Shows & Exhibitions
American Art Dealer Helen Drutt English Donates $2 Million Collection to Hermitage
American contemporary crafts come to Russia.
The expansive collection of Russia’s Hermitage Museum just got a little bit bigger: Helen Drutt English, the pioneering collector and dealer of American modern and contemporary craft, known in the art world as Helen Drutt, has donated to the Hermitage a collection of 74 works, including ceramics, furniture and jewelry, worth approximately $2 million, reports the Moscow Times.
The gift coincides with the St. Petersburg institution’s 250th anniversary, and is intended to help foster the relationship between Russia and the US. “By testing mutual curiosity and respect for each other’s achievements in art and culture,” said Drutt at the Hermitage Dinner held this week in New York, “our people can continue to engage in the political, social and cultural spheres.”
By chance, thanks to one of her typically fashionable hats, Drutt met Chauncie Rodzianko, a board member of the US-based nonprofit Hermitage Museum Foundation, at New York’s Metropolitan Museum of Art in 2010. Drutt was soon meeting with Hermitage Museum officials, and with its curators of porcelain and decorative arts, who were duly impressed by her home and collection.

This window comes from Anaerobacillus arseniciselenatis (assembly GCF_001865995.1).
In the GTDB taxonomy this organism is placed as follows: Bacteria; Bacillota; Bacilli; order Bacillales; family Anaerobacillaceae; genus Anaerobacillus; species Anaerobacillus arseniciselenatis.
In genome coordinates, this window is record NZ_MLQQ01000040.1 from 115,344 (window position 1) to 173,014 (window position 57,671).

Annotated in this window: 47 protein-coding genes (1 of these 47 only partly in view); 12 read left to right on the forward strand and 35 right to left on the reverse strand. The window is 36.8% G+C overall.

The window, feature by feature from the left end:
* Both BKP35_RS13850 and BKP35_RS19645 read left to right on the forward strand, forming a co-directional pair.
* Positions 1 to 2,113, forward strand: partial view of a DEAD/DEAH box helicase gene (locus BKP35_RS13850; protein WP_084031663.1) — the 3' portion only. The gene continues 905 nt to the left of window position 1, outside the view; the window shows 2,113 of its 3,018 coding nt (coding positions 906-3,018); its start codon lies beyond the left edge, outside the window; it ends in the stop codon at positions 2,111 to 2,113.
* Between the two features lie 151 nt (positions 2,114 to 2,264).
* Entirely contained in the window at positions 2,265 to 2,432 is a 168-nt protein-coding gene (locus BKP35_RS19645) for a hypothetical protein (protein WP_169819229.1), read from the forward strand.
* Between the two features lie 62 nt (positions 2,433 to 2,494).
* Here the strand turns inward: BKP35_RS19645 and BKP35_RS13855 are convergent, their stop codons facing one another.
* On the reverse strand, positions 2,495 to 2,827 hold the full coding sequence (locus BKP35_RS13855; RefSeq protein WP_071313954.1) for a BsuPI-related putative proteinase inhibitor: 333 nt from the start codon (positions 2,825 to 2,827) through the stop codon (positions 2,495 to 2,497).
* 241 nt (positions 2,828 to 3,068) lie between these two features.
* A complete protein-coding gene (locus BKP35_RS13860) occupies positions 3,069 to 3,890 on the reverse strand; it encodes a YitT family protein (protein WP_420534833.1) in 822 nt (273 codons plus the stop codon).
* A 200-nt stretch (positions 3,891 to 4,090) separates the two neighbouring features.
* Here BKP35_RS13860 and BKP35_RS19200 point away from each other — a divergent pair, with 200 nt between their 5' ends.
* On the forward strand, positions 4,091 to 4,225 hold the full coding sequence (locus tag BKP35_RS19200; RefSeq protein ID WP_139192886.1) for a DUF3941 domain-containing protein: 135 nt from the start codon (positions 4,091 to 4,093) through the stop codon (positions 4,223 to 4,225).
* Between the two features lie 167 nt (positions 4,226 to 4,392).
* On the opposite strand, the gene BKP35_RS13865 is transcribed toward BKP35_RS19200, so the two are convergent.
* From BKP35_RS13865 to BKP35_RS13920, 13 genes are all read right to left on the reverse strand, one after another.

Drutt began collecting in the 1950s, and helped found the Philadelphia Council of Professional Craftsmen in 1967. In 1973, she became the first to teach the history of modern craft on the college level, and founded the Philadelphia’s Helen Drutt Gallery, one of the first committed to crafts. Her jewelry collection belongs to the Museum of Fine Arts, Houston. Now, much of her remaining collection will be transferred to the Hermitage, where it goes on view December 2, as the most recent additions to the museum’s permanent holdings.
“Almost every item in the collection is unique,” Hermitage Fund president Pavel Rodzyanko told the RIA Novosti news agency, singling out a brooch made by two West-Virginia artists to commemorate the Russia-U.S. Summit of 2000. It “features an American eagle shaking the wing of a Russian eagle.” The exhibition is the first Russian show in recent years to highlight the work of U.S. artists.
“Isn’t this a wonderful thing,” Drutt, asked Philly.com last year, when plans for the donation were first announced, “that so many people in our city will be represented in a Russian museum for the first time?” The exhibition will also include a large-scale temporary installation: the Drutt Dining Room, transported in its entirety from her Philadelphia townhouse.
“You know, all over America there are European rooms,” Drutt explained, recalling Hermitage director museum director Mikhail Piotrovsky’s request to exhibit a portion of her home. “He said, ‘You go into the Met, you go into Boston, you go into Philadelphia, you have a French room, you have a German room, you have Pennsylvania Dutch rooms. But . . . a room of American crafts has never been exhibited in Europe and I would like this to be the first museum.'”
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